So here my deal. I’m a Solaris developer. Wait, let me be more clear. I’m a developer of software that RUNS on Solaris. I am NOT a developer OF Solaris. I’m not in the kernel group. I’m not in the desktop group. My job doesn’t require me to run BFU to install the latest nightly build of Solaris. I can do Solaris system administration if I need to, but I don’t do it for fun, and it’s not part of my job. I love using Solaris, but I don’t love administering it. Solaris is pretty damn painful to administer compared to a desktop OS. But that’s not a fair comparison because Solaris is totally geared towards enterprise users, and not towards desktop users.
One area of functionality I wanted to talk about is web-based software installers and updaters. There are two groups of people I want to talk about here. Each group sees a problem, and is trying to solve it. And each group thinks the other group’s problem is the same as theirs. (Actually, these groups are imaginary groups, because I’m really talking about perspectives and not individual people. The perspective differences in Sun cause language problems, communication breakdown and lack of synergy between groups.)
One group has the enterprise perspective. It’s focused on things like smpatch and updatemanager for delivering Solaris patches. One group has the desktop perspective. It’s focused on things like blastwave.org and pkg-get for delivering things like Ruby compiled for Solaris x86. The desktop perspective says: Linux uses apt-get (or red carpet or whatever) to update application software and OS packages both, why can’t Solaris just convert to using some better than patchadd and pkgadd? The enterprise perspective says: Well, once we get updatemanager up and running a little better, we can eventually start to include unbundled applications in our centrally controlled server-based software distribution model. Both perspectives make perfect sense, but only if you’re looking in one specific direction.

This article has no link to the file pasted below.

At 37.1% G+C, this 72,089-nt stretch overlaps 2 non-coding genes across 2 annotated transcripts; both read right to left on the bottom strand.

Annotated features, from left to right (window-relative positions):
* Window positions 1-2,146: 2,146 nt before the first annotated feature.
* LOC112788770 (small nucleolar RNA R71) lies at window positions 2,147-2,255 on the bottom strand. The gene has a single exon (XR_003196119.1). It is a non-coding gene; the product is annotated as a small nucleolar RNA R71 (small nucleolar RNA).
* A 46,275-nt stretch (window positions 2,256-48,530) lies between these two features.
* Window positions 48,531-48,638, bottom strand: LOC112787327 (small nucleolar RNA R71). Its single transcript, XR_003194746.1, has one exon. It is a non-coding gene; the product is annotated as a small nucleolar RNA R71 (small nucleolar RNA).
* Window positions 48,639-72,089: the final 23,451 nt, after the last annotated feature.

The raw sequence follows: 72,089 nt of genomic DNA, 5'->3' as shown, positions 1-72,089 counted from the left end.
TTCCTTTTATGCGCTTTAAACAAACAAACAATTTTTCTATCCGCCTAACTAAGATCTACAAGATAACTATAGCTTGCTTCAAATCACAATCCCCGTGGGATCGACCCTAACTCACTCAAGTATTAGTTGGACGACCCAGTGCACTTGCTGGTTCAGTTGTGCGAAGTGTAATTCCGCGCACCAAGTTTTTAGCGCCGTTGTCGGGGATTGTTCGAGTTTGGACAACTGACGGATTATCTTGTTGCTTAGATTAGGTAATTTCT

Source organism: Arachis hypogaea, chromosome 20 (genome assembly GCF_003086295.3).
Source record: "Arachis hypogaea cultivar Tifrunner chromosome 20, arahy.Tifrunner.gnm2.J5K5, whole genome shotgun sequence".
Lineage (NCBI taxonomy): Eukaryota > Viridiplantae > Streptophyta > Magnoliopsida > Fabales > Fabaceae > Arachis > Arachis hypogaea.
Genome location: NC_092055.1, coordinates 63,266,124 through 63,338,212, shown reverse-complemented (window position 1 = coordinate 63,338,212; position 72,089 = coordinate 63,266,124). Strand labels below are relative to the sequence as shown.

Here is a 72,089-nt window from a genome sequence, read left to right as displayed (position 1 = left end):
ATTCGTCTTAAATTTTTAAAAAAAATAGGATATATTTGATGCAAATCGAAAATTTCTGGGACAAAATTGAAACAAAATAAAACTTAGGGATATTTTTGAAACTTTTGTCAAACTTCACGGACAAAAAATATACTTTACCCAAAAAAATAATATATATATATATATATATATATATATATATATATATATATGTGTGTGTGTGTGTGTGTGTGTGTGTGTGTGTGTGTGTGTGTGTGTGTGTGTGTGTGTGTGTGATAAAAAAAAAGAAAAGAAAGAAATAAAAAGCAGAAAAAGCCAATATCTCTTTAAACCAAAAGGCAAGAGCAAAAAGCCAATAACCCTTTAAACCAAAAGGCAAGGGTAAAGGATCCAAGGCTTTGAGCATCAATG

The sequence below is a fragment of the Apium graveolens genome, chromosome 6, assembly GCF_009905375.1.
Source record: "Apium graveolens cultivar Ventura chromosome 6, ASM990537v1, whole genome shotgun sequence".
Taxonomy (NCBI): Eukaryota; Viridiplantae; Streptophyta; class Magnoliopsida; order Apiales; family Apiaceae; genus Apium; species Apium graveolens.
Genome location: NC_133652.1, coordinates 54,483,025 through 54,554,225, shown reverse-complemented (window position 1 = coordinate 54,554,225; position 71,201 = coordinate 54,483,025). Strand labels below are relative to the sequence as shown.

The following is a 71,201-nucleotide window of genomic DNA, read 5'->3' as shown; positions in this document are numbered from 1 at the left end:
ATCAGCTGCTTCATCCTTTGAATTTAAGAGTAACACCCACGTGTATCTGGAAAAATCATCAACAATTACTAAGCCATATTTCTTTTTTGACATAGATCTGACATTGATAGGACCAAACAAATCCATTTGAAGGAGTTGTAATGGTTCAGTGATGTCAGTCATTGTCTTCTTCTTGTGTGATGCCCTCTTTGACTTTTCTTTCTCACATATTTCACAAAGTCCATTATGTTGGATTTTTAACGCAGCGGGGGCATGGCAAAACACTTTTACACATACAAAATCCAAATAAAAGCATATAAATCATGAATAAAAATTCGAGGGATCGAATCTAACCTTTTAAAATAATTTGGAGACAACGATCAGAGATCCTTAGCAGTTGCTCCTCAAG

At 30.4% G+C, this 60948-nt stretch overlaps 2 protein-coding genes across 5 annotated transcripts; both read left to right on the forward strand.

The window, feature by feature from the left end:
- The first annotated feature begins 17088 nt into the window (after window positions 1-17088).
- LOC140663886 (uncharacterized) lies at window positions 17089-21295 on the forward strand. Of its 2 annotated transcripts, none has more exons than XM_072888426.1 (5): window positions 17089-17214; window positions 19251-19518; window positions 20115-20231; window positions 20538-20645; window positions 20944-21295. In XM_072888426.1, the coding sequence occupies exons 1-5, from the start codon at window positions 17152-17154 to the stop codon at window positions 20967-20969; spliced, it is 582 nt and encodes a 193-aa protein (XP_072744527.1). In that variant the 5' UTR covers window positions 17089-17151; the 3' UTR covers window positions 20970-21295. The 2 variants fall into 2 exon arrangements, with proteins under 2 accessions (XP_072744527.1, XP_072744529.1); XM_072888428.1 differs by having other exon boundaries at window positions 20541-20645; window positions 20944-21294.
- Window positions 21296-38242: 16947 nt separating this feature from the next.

How to get Developers.
Sun has several approaches that it could use to getting Solaris developers. I’ll list them in order of the impact they would have on developers: 1) Get Solaris on lots of desktops so that it will be a natural and easy starting point for new software development. 2) Embrace more fully the “hybrid” nature of much of today’s Solaris development. 3) Do whatever we can to encourage multi-platform projects to support and distribute software for as many flavors of Solaris as possible.
Option 1 puts the user dead center inside a rich environment of wonderful Sun technology like dtrace, ZFS, zones, Xen support. etc, etc. This will be contagious. If you’re familiar with the Sun desktop, and you’re familiar with the Sun administration commands, your software will end up working better on Solaris, and you’ll be more likely to stick with Solaris. That’s good for Sun. Option 2 is one step removed. Hybrid development is what I do at home. Use a Windows, or Linux, or OS X desktop, but develop software for Solaris. If you’re doing primary development on Solaris, your software will be more likely to run best on Solaris. I might still be using Solaris as my primary development platform for the software that I build, but my daily interaction will be with a different OS. The one that runs on my desktop. Option 3 is another step removed. Sun will benefit if more open source software is compiled and distributed for Solaris. If Sun can make it easier to port software to Solaris, that’s a step forward, too. And there’s plenty we could do to help that. All of these options are opportunities for Sun to focus on, if we really want to get more Solaris developers. Development tools support and basic OS support could be tuned towards supporting those kinds of users.
But it’s a slippery slope.
Having your OS be on the developer’s desktop is the core of getting a really healthy developer community. As the user gets more and more removed from Solaris, they start to see it as just another platform that they might or might not port to.